HC Deb 24 February 1887 vol 311 cc474-5
MR. W. A. MACDONALD (Queen's Co., Ossory)

asked the Chief Secretary to the Lord Lieutenant of Ireland, Whether, in the case of the "Queen v. Parnell and others," the panel was struck in the city of Dublin; whether the panel originally contained but 48 names; whether, on the jury which tried the case, there were eight Catholics, three Protestants, and one Quaker; and whether he will inform the House why the precedent then set has not been followed in the case of the "Queen v. John Dillon and others?"

MR. T. W. RUSSELL (Tyrone, S.)

Before the right hon. Gentleman answers the Question, may I ask him whether in the case of the "Queen v. Parnell" the provisions of Lord O'Hagan's Act were not entirely set aside, and the jury struck under what was called the old system?


The proceedings in the case of "The Queen v. Parnell" were taken by criminal information, and the trial was had before a special jury, which the law requires should be selected in a prescribed mode from a panel of 48 names. The defendants in the case of "The Queen v. Dillon and others" were returned for trial in the ordinary way, and the case could not be tried by a special jury unless it were removed into the Queen's Bench Division by writ of certiorari. This course was not taken for the reason, among others, that as the law now stands defendants, by exercising their full right of challenge, could in almost every instance prevent a trial by special jury from taking place. I do not know, nor have I any means of knowing, the religion of the jurors who tried the case of "The Queen v. Parnell."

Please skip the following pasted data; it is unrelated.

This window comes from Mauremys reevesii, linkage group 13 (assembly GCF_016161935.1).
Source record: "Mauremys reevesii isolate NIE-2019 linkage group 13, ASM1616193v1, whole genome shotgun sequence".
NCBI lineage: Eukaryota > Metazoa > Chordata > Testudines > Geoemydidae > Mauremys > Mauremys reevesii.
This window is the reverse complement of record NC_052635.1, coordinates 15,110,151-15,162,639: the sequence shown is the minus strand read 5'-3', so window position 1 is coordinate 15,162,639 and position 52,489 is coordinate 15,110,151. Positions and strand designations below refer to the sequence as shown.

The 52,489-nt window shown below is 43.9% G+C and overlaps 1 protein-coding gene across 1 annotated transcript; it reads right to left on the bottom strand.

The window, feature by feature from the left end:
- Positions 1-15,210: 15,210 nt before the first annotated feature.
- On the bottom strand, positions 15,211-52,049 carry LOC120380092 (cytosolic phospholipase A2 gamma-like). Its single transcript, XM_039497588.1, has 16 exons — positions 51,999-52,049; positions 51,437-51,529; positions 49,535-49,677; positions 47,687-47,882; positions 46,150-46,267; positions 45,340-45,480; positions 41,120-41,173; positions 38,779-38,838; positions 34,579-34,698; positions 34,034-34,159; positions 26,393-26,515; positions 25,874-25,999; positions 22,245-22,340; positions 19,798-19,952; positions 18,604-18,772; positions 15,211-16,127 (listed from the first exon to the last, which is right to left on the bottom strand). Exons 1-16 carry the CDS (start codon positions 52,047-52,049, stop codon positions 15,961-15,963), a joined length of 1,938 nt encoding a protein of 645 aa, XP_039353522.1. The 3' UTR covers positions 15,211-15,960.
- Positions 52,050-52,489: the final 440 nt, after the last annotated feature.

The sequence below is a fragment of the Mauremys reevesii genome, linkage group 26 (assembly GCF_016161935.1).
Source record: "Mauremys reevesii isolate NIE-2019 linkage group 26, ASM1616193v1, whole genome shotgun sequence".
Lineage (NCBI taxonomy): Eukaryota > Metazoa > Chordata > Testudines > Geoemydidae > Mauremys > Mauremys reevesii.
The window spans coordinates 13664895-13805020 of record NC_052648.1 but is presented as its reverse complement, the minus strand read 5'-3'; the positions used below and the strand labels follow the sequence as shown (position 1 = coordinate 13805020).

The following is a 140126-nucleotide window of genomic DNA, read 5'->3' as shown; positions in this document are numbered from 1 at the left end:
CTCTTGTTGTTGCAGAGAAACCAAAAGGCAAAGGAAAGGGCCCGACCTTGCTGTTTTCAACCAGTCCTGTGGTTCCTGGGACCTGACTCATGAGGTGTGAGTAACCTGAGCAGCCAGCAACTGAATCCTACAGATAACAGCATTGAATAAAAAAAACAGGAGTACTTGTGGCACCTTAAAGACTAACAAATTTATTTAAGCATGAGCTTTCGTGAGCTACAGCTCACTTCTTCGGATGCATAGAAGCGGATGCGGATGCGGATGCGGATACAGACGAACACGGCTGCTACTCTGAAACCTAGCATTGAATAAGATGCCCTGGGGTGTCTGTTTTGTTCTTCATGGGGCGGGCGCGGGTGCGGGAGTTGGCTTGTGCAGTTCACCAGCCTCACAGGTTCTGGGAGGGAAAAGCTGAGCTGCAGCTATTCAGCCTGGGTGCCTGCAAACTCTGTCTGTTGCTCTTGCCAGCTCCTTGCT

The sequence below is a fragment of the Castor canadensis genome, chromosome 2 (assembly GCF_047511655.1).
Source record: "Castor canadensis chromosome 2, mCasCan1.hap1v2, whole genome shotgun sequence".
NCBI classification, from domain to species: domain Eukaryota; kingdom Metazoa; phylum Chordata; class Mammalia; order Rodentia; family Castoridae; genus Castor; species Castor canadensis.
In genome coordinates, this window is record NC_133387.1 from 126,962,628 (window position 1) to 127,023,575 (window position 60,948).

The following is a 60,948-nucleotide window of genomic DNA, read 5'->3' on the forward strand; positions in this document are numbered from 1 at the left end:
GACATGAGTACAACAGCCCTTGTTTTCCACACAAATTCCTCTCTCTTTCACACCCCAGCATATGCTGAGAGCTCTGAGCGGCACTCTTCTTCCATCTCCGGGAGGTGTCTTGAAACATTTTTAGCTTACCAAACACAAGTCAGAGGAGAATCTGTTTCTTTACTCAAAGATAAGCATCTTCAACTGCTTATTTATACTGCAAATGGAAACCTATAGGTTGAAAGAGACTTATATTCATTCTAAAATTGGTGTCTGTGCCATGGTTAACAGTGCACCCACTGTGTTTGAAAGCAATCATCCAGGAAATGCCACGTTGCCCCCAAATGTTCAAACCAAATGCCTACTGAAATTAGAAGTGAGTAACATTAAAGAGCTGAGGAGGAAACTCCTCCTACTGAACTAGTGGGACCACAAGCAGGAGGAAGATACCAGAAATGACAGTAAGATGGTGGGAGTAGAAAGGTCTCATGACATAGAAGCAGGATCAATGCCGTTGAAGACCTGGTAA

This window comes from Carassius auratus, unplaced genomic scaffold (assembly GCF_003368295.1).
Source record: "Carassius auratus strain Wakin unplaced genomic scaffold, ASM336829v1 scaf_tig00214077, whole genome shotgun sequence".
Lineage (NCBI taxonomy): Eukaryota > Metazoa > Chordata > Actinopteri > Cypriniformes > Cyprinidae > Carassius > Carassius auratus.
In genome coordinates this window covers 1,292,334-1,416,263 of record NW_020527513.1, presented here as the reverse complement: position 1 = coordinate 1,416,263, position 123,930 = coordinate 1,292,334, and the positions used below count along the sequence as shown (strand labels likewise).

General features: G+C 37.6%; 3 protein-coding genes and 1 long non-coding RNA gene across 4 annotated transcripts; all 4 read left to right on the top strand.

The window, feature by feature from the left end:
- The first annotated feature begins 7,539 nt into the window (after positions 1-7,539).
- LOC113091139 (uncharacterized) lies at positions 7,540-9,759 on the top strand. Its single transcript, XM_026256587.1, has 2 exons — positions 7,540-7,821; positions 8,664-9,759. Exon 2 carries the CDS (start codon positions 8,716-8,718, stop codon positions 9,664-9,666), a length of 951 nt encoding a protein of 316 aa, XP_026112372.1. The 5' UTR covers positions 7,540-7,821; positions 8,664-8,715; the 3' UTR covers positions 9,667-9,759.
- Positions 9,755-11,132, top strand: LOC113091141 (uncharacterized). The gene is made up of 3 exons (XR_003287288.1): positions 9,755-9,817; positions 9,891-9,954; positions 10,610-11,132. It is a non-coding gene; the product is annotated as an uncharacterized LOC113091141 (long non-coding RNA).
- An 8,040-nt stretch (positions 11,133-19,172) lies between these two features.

said, the right hon. and learned Gentleman had not answered the principal point in the Question—namely, whether in the case of "The Queen v. Parnell and others" the panel had not been struck in the city of Dublin, and why the same course had not been pursued in the case of "The Queen v. Dillon?"


said, in the case of "The Queen v. Parnell" the venue was laid in the city of Dublin. The case of "The Queen v. Dillon" was tried under different circumstances, and the venue was laid in the county of Dublin.